A Democratic House member resigns, but is it really at risk of a Republican takeover?
Less than a year after getting elected to Congress, Rep. Katie Hill announced her resignation from California’s 25th District amid allegations of inappropriate relationships with staffers. On one hand, it’s easy to see why Republicans might be excited about the special election, considering they held the seat for a quarter of a century not that long ago. But there’s little indication that it’s currently a serious GOP opportunity.
Less than two months ago, Republicans struggled to hold North Carolina’s 9th District, which President Donald Trump carried by more than 10 points in 2016. Republicans spent more than $6 million in Dan Bishop’s 2-point special election victory, and Bishop (51 percent) struggled to reach Trump’s 54 percent mark.
Now Republicans are presented with a seat that includes the suburbs north of Los Angeles, where Hillary Clinton defeated Trump by 7 points, taking just over 50 percent of the vote. Republicans don’t currently hold any district in the county where Clinton topped 50 percent or a district that she won by as large of a margin. (Clinton won New York’s 24th District by nearly 4 points, and it’s represented by GOP Rep. John Katko.)
There’s scant evidence that the political environment in California or nationally has improved for Republicans since Hill won her seat in 2018 by unseating Rep. Steve Knight by 9 points. And history is working against the GOP. Republicans haven’t taken over a Democratic House seat anywhere in California since 1998. (Republicans won two open seats that cycle.)
Democratic Gov. Gavin Newsom will have 14 calendar days after Hill’s resignation to issue a proclamation for the special election to be held within 140 days.
While open seats and vacant seats are generally regarded as better takeover opportunities because incumbents are reelected at a high rate, Hill’s departure may make it easier for Democrats because they can rally behind a candidate without the salacious headlines.
On the Democratic side, state Assemblywoman Christy Smith announced her campaign Monday. She represents more than half of the congressional district in the Legislature.
Secretary of State Alex Padilla is a potential candidate. It would be a “free ride” for him — he wouldn’t have to give up his position — and he has some Democrats excited. But he’s long had his eye on the Senate, and could wait until Democratic Sen. Dianne Feinstein doesn’t run for reelection in 2024. State Sen. Henry Stern and 2016 nominee/2018 candidate Bryan Caforio have been mentioned as well.
On the Republican side, multiple Republicans were already challenging Hill, including Navy veteran Mike Garcia (who had $322,000 in the bank on Sept. 30) and Lancaster City Council Member Angela Underwood-Jacobs ($188,000). It’s too early to know who or how many Republicans will also run in the special election. Knight indicated interest in running for his former seat. He’d enter the race with name ID that’s hard to come by in a district covered by the expensive Los Angeles media market, but he also lost the seat handily a year ago.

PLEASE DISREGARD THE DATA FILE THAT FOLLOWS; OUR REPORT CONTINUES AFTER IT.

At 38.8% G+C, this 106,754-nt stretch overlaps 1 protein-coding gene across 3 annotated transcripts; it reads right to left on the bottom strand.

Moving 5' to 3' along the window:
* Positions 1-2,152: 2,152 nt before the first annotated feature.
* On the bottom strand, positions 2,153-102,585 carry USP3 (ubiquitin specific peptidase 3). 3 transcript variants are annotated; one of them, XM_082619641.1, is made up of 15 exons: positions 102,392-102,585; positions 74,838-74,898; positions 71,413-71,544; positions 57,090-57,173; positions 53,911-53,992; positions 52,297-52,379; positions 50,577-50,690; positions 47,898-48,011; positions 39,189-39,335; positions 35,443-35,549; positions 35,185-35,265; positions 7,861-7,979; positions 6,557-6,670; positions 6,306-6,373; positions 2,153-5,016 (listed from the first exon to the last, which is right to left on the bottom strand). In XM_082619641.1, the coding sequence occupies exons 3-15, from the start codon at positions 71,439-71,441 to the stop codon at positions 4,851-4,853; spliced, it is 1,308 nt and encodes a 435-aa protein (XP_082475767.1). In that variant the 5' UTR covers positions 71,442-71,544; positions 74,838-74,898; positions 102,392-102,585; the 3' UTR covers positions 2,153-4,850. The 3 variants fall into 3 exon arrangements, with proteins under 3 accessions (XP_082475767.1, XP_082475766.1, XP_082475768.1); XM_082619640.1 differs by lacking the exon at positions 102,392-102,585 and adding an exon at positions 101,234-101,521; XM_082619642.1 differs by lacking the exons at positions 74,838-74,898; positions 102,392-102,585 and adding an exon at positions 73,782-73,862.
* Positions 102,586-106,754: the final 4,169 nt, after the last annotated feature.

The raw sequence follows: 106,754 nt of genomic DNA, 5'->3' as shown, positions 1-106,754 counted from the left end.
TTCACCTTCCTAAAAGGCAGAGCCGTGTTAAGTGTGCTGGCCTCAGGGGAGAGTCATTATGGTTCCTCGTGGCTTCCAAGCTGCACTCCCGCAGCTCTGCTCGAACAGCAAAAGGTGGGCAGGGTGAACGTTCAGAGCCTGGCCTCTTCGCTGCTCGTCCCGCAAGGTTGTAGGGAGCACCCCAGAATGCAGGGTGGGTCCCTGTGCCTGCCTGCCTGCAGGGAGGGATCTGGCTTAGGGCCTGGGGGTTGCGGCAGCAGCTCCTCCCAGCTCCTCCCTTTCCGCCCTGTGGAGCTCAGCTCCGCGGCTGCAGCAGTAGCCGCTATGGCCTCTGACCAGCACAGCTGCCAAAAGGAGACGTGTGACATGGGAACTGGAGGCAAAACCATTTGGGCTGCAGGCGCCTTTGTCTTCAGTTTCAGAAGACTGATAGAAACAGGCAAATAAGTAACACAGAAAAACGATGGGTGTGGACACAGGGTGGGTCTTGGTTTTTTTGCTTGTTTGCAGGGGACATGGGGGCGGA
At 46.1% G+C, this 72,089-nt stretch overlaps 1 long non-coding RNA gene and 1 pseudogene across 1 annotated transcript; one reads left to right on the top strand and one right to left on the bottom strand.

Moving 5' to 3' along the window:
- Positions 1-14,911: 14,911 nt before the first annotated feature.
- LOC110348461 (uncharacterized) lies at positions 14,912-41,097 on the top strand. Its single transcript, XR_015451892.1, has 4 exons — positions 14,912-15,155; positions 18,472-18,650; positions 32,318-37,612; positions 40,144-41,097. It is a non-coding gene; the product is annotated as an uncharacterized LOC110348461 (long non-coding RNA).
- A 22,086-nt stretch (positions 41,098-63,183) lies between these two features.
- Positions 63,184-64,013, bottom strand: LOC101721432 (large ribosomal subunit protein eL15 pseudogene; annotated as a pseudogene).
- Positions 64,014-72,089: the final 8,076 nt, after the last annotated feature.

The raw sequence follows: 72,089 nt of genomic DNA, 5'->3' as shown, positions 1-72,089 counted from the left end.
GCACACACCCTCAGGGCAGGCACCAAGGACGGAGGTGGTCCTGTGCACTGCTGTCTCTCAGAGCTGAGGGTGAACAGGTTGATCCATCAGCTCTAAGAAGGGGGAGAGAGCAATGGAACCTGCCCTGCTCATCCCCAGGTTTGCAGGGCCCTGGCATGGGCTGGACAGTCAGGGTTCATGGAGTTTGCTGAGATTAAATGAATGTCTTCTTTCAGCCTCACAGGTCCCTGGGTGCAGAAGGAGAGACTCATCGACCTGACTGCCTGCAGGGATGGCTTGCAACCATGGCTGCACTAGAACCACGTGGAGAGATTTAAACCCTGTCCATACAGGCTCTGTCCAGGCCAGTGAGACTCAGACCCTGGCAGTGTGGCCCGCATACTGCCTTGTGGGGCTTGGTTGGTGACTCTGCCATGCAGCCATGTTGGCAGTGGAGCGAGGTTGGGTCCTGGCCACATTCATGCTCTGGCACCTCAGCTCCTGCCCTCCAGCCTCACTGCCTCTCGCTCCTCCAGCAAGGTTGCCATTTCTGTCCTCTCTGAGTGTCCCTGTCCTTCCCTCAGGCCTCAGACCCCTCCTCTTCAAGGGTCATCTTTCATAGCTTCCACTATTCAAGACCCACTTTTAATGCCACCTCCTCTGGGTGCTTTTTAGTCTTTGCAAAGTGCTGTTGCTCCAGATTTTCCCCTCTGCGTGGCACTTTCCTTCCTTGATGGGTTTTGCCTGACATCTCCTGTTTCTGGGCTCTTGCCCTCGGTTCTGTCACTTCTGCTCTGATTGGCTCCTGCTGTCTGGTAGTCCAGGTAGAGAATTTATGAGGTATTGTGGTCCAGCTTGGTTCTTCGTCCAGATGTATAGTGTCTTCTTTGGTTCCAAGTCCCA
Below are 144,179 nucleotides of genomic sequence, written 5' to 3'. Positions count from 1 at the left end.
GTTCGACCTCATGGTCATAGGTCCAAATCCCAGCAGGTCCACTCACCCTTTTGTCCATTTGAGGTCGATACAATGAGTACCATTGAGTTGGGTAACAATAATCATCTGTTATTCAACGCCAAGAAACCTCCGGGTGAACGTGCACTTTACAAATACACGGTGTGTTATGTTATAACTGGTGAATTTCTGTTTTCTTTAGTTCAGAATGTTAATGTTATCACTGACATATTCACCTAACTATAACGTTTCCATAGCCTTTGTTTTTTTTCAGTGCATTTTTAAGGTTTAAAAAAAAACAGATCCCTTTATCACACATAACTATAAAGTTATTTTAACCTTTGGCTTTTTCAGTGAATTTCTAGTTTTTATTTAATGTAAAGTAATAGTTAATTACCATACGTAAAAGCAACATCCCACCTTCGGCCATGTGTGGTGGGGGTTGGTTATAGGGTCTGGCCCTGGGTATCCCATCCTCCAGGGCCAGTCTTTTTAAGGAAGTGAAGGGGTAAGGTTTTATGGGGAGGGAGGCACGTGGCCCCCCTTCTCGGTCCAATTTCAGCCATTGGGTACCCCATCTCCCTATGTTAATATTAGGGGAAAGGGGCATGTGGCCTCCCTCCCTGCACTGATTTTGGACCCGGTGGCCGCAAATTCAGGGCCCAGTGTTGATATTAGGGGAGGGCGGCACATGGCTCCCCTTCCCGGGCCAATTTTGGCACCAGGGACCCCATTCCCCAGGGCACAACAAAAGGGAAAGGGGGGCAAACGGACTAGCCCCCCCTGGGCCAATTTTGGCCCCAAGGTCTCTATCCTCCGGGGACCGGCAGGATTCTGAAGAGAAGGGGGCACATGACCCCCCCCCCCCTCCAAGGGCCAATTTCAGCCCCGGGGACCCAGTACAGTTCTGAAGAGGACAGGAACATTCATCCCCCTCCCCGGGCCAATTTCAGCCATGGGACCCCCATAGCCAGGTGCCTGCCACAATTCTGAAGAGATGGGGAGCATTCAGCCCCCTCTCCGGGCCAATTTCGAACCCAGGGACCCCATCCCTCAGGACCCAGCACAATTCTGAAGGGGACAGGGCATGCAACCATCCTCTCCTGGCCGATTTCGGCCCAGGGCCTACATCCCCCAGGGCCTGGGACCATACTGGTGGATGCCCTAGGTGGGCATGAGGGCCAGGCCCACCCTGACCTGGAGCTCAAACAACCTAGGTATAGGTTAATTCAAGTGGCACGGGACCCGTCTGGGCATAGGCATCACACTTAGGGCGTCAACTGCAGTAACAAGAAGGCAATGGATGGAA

The media market is a factor in the race. Republicans will have to weigh spending millions of dollars combating the partisan trend to win a difficult seat they will have difficulty holding less than a year later in the regular 2020 election. Their task could be even more difficult if the initial jungle primary is scheduled on the same day as the March 3 Democratic presidential primary, which will likely have historic Democratic turnout with an important nomination on the line.
If no candidate receives 50 percent in the initial special election primary, the top two finishers, regardless of party, advance to a general election to be held within 180 days. That could mean a second expensive race for Republicans in order to secure the seat.
Based on the partisan trend of the district, the political environment and Hill’s strength as a fundraiser (she had $1.5 million on Sept. 30), Inside Elections has had the race rated Likely Democratic since the beginning of the cycle. While the allegations and resignation throw some uncertainty in the race, the partisan trends and political environment are still virtually unchanged. And for now, so is the rating, which continues to be Likely Democratic.
Nathan L. Gonzales is CQ Roll Call’s elections analyst.
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